Lib Dem peer introduces a private members bill to rectify licensing mess

August 2009

Live events industry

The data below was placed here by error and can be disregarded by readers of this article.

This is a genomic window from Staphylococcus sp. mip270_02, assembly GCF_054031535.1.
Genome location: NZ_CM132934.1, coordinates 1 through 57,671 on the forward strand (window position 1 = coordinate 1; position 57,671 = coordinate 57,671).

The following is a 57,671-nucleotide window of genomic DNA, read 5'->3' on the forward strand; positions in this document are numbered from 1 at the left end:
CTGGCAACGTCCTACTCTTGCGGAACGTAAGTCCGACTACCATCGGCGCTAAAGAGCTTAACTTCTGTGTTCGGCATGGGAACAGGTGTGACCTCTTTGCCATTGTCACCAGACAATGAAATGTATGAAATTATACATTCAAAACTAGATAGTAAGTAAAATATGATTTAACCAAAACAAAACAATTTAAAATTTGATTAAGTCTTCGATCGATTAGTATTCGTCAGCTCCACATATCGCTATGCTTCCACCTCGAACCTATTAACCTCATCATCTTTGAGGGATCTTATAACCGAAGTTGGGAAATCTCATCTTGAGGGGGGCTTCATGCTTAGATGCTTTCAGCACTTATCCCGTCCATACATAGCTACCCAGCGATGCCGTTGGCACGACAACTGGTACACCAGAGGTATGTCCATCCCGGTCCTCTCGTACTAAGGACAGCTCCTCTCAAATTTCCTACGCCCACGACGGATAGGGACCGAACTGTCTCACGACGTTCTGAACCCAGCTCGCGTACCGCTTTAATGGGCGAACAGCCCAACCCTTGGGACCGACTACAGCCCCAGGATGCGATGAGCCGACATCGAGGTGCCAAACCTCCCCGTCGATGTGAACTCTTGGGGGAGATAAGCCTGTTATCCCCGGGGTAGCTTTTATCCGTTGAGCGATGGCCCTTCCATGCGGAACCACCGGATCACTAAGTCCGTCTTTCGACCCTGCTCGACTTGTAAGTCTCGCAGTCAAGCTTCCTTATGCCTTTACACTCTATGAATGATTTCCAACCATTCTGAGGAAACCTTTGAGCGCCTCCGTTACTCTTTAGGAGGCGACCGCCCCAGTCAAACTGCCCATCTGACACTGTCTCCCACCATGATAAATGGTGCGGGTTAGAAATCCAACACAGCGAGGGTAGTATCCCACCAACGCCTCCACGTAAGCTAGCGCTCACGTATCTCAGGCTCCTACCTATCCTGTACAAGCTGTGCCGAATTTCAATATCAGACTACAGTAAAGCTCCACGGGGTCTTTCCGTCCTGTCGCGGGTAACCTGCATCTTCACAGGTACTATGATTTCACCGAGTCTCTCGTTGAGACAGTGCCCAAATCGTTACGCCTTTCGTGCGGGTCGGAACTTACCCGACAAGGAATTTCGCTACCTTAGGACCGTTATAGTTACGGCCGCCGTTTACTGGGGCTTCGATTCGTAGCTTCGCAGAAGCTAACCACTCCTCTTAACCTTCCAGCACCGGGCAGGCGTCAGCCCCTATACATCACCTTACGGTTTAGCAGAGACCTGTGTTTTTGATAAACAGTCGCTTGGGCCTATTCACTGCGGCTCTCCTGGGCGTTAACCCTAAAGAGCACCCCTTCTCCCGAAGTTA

A new private members’ bill aiming to persuade the government to relax its laws on licensing for live music in small venues has been introduced by liberal democrat peer Tim Clement-Jones. The Live Music bill has already won support from music industry umbrella group UK Music, partly thanks to its proposal to allow small venues to put on live music without having to obtain a live entertainment license. “The essence of my bill is that if the public are unhappy about a venue putting on live music they can request a review of the license for that premises,” Clement-Jones told Music Week. His bill has already passed an initial reading in the House Of Lords, and a second reading is scheduled for “November or December,” according to Clement-Jones, who went on to criticise some members of Department For Culture Media And Sport (DCMS) for not supporting the live music sector. He said: “There are a number of¬†DCMS¬†people that show great antipathy toward live music, but they have to realise that historically the biggest British bands started out in their local pubs and if we take that away from young musicians, then the future of the UK music industry itself is jeopardised.” In response to Clement-Jones’ new bill, the DCMS told NME.COM: “You don’t have to look far to find live music in England and Wales. In fact this sector is booming right now with more venues licensed to put on live music than in previous years. It’s also very cheap and easy now to obtain a license to host live music events compared with under the previous licensing regime, so we are far from convinced there is a problem. There always has to be a balance between supporting live music and protecting residents from noise. We think the licensing laws have got that balance right, but we continue to keep the situation under review.”

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